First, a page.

Two years ago, the City of Dayton finally heard the message: it’s not that easy to do business in Dayton. So they recently opened the Dayton Business Resource Center.
From their website:
The DBRC is the City’s latest initiative to support the growth and expansion of businesses in Dayton. By housing various economic development agencies under one roof, business customers now have access to a comprehensive set of resources, including:
- One-on-One Business Visits
- Zoning and Plan Review
- Construction & Expansion Permits
- Financing Referrals
- Business Incentive Education
- And much more!
The staff at the DBRC is here to help you find the resources you need by putting you in contact with the people and organizations best qualified to answer your questions.
Unfortunately, the website is flawed in a fundamental way: most of the information is about the Dayton Business Resource Center, instead of information that instructs or informs the customer. And housing these agencies under one roof isn’t that helpful if getting through all the City’s requirements is still unnecessarily difficult. A much more useful resource would be a checklist of requirements for starting a business in Dayton Ohio- or key information for keeping your business running smoothly in the city. And in classic form, they now have a separate URL for this new center- building yet another site for the city to maintain which costs even more money.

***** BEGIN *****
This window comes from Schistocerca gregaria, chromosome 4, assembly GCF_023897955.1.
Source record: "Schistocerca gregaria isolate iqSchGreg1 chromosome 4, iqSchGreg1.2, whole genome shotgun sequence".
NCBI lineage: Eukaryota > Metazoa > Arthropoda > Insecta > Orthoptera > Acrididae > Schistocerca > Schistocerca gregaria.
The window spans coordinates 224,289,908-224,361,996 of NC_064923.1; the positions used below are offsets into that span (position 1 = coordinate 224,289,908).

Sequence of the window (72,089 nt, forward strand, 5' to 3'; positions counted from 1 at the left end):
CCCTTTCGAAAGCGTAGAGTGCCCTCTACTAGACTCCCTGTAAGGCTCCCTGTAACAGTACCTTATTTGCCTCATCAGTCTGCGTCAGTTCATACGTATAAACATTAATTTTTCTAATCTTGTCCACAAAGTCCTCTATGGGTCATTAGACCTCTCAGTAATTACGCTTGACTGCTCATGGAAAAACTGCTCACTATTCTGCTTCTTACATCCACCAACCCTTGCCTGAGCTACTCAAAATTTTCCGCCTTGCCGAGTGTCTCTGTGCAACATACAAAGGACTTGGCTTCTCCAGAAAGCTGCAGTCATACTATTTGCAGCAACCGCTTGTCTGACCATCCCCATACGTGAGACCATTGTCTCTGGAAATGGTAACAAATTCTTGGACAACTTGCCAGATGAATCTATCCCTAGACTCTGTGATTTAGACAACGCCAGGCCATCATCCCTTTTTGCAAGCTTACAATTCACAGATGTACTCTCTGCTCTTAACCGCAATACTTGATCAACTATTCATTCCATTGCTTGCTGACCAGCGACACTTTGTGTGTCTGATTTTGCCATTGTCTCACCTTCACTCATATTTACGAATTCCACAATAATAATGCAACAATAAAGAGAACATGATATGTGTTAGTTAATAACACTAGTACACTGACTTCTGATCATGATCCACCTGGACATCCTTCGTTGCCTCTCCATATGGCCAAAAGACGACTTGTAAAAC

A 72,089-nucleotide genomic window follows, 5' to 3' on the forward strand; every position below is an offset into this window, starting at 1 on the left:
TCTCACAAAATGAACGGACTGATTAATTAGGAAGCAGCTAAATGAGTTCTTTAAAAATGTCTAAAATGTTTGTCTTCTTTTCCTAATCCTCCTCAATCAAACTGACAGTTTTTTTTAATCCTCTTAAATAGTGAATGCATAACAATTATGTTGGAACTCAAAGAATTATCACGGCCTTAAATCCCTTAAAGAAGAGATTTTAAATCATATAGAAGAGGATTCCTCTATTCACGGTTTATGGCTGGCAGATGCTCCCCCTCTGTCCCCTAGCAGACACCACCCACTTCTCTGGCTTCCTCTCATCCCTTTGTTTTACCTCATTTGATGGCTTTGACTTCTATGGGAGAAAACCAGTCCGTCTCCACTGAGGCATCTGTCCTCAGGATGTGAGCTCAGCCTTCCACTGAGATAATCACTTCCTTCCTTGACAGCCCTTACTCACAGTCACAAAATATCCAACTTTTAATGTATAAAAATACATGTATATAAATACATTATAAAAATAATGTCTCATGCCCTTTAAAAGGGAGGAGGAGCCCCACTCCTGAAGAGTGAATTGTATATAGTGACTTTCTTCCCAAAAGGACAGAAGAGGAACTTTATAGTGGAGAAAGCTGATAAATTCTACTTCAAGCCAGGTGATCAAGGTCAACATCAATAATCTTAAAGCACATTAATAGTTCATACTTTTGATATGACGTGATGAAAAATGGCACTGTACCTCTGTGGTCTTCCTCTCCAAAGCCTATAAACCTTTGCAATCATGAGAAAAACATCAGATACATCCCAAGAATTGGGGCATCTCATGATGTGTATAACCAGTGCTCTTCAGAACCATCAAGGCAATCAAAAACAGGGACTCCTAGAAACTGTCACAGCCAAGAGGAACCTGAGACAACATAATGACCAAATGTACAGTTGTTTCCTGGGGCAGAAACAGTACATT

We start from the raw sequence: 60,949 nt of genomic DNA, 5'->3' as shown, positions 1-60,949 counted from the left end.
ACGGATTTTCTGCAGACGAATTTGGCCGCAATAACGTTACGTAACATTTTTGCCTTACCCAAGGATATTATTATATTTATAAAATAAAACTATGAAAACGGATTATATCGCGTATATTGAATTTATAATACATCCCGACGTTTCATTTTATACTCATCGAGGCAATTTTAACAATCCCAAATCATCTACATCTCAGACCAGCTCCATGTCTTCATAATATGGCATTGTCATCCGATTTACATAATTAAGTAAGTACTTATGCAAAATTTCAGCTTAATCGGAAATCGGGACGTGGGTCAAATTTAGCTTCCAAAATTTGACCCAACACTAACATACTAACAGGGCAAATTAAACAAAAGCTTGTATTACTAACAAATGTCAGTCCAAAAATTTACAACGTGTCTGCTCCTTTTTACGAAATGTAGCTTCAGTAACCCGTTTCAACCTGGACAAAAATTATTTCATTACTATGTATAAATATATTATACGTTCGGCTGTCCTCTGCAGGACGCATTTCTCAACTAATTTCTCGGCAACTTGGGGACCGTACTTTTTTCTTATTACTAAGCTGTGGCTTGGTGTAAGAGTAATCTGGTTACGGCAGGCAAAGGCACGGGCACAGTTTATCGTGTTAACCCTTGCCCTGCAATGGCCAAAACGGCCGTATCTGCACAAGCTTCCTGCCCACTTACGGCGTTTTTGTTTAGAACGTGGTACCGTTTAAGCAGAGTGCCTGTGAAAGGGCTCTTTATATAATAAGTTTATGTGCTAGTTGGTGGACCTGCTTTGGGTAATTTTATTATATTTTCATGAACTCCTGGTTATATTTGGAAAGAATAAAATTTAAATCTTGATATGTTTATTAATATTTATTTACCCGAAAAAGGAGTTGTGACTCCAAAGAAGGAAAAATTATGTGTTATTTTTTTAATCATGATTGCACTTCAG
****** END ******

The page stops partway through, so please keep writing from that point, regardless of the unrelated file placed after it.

But a few days ago, I got a “One-on-One Business Visit” from the absolutely lovely and personable Patricia Russell, a “Business Development Specialist” whom I met on Saturday at the “Vacant to vibrant” conference.
Pat did her best to ask what the city could do for my business and gather data so someone can have a report to look at. I truly believe that she wanted to help, but, many things are beyond her control. I shared stories of frustrations with the City- from issues on conditional use permits to lack of restrictive covenants in historic property deeds to overly complex tax filing schedules. But, when pushed to what I thought we really needed I focused on my concerns that we need a single leader- either a strong Mayor or a City Manager, to move us toward clearly definable goals like higher average income, increased population, higher employment, more efficient tax collection, and better customer service as defined through a single customer satisfaction CRM system.
Although I’m not realistically expecting the City to do anything substantial for small businesses like mine, at least an effort was made, and I do feel that Pat was a breath of fresh air compared to other experiences with City Hall.
Customer service is great- but pointless if you don’t deliver basic service first. The final test of the DBRC should be: Is it effectively helping businesses and moving our city toward our goals or not?